Verbal drawings, as a particular drawing category of drawings, are discussed in this paper about its history, qualities, and what kind of role they could play in the design communication of contemporary landscape architecture. The definition of verbal drawings arises from the observation and reading of Rupestrian art and its process in making drawings and paintings. Rupestrian art was the first human written communication prior to the emergence of words and spoken communication. For this reason, Rupestrian art drawings and paintings are not just images to be seen; above all, they are texts to be read. They are written drawings using pictograms, ideograms, and psycho-ideograms to compose images with a specific grammar and syntax. These written images have three qualities: a sense of immediacy, a sense of beauty, and a sense of lightness. Representing human activities in particular environments, Rupestrian art drawings are not only the first landscape representations but also the early representations of the act of mapping, opening a connection between the art of cartography and the art of verbal drawings. Using examples, this paper explains the importance of ancient and modern mapping arts in connection with the discourse of contemporary landscape architecture by demonstrating how the senses of immediacy, beauty, and lightness help contemporary verbal drawings compete with the neutral, beautiful, quickly produced and consumed digital representations nowadays. In the end, the text proposes a confrontation between Umberto Eco’s concept of “open work” and verbal drawings — Verbal drawings might be intended more like “open frameworks” than “open works.” It is a concept that considers verbal drawings able to accept new ideas for extending their meanings and significance throughout the design process.
The idea of landscape is, to some extent, a cumulative interpretation of the way we see the world, reflecting our relationship with nature and culture. Landscape is thereby impossible to be assumed a priori but only to be understood through observation and representation. Between a broad spectrum of media, hand drawing presents presumably an oldest and simplest means for landscape representation, whether it is existing or imaginary. However, the creative yet oftentimes invisible process of draw-ing receives less attention from the spectators than its result. The paper takes an inquiry into this seemingly complicated process of looking and thinking based on the coordination of the draughtsman’s critical eye and skilful hand. First, the paper gives a careful reading upon some selected drawings from a recent exhibition of the renowned American landscape architect Laurie Olin, with three particular focuses — the reduction in representation, the composition of the observed landscape (perspectival composition and figurative composition), and the conjecturable intention behind drawing skills. Second, the paper attempts to unveil the evolution of Olin’s decades of training and practising of drawing and observation, and further argues the significance in the training of hand and the cultivation of the critical eye in Landscape Architecture pedagogy.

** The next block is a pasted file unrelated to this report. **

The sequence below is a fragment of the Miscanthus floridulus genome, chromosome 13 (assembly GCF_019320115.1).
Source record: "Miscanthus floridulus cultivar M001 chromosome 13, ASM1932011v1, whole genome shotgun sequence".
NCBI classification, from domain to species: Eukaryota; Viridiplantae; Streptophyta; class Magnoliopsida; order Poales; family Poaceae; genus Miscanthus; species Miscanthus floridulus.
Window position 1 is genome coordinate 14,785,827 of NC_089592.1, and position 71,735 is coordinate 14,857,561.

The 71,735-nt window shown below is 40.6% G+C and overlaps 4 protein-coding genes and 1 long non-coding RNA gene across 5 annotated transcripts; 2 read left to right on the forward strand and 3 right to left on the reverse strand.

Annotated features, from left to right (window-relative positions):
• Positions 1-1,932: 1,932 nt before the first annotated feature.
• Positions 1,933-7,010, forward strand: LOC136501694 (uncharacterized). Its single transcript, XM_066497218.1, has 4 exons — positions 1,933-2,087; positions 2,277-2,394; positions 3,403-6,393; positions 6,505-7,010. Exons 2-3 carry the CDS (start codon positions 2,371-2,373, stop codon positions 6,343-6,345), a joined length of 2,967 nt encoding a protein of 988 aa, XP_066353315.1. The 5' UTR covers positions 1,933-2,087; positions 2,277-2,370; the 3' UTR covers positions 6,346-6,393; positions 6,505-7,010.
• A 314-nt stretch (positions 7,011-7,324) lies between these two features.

The article discusses the topics of cartography and landscape architecture, with a few ideas about technique, scale, observation, translation, and imagination. The charge is to look closely, think critically, and develop sensibly a drawing toolkit that allows for an expansion of possible readings and spatial outcomes. It asks designers to question the information before them, and to respond with precision and range. The challenges are increasingly complex, and thus, media and methods must be plural and robust. The replies herein build on the Cartographic Grounds project, an exhibit and book that again reimagines the projective potential of cartographic practices that afford greater proximity to the manifestation and manipulation of the ground itself, and promotes the intersection between the disciplines of Landscape Architecture and Cartography towards a grounded practice of representing and imagining multiple terrains for design. The introduction of the observation and representation training in Harvard Graduate School of Design further suggests that observation is fundamental, and for design, representation must extend beyond documenting and understanding the world that exists, towards imagining a more equitable and adaptive future.